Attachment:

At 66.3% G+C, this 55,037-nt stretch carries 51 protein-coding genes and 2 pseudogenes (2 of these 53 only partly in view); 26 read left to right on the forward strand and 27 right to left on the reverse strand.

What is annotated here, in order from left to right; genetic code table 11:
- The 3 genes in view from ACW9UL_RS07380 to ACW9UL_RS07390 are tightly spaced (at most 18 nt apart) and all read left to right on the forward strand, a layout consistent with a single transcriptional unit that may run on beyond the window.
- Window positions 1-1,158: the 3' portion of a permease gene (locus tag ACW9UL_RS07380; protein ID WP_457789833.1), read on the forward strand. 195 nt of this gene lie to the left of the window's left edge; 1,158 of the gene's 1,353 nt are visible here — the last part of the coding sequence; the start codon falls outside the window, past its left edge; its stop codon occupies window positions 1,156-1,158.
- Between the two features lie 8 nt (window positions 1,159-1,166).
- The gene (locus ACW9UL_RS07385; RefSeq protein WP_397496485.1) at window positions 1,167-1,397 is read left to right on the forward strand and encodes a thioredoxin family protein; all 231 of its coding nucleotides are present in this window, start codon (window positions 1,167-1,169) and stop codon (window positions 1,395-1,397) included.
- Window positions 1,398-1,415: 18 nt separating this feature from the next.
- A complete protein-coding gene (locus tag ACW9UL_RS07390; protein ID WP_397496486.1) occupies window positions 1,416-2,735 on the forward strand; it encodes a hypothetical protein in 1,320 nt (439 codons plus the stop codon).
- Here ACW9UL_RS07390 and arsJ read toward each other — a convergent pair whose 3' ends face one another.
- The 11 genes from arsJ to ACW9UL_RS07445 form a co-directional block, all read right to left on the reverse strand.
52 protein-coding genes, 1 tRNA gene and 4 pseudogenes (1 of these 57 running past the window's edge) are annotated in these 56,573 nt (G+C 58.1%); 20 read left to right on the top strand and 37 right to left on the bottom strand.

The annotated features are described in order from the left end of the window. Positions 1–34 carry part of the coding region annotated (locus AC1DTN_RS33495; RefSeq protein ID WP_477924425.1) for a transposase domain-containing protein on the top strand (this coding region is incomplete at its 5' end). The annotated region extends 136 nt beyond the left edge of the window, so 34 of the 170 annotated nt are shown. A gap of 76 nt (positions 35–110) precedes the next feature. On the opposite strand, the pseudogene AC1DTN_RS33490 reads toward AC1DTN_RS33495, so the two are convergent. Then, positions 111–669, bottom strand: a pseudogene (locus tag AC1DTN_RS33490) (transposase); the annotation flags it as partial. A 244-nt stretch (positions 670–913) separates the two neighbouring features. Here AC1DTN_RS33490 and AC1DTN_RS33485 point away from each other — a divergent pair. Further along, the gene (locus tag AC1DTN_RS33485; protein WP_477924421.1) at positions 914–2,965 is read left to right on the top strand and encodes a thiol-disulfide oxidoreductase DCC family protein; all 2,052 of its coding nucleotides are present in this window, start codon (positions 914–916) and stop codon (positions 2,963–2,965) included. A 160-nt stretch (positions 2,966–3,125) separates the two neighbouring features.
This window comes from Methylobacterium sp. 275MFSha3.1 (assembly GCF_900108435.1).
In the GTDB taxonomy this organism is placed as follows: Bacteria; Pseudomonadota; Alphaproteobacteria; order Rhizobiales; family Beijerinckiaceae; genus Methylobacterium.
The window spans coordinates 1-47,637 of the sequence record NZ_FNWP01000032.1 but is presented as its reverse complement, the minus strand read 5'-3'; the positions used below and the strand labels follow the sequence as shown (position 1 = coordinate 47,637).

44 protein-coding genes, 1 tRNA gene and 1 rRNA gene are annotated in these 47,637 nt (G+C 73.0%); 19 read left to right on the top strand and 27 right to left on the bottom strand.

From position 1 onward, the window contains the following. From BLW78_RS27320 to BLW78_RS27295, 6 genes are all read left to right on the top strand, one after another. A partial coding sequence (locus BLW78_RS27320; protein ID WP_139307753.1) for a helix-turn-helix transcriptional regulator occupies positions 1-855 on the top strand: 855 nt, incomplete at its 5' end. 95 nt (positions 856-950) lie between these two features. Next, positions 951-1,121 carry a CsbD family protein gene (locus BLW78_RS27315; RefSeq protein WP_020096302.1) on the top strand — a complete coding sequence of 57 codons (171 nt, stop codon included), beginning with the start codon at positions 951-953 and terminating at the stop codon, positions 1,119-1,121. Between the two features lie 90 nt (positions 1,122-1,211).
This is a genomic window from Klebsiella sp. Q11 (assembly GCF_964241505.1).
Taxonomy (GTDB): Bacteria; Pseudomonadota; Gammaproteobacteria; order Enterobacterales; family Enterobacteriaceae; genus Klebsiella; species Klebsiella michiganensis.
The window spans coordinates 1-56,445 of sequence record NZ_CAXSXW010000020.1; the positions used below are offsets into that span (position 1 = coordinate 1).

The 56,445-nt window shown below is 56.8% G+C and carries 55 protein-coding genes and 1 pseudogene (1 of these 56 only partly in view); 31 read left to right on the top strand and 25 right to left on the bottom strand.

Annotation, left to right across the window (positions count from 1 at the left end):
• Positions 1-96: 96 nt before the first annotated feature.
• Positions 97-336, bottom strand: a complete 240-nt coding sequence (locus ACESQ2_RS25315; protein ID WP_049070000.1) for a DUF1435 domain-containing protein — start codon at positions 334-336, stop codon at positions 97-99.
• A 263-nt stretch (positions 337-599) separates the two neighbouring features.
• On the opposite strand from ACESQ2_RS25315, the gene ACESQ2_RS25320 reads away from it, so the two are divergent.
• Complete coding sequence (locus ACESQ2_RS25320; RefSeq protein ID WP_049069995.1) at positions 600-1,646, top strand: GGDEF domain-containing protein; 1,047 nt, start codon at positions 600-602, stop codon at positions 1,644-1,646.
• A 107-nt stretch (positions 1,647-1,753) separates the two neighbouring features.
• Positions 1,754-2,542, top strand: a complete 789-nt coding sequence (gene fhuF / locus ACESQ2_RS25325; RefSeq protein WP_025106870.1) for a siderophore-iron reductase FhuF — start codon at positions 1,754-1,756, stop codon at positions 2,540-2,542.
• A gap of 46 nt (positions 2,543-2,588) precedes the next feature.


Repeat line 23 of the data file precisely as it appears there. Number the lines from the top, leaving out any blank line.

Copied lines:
• Positions 1-96: 96 nt before the first annotated feature.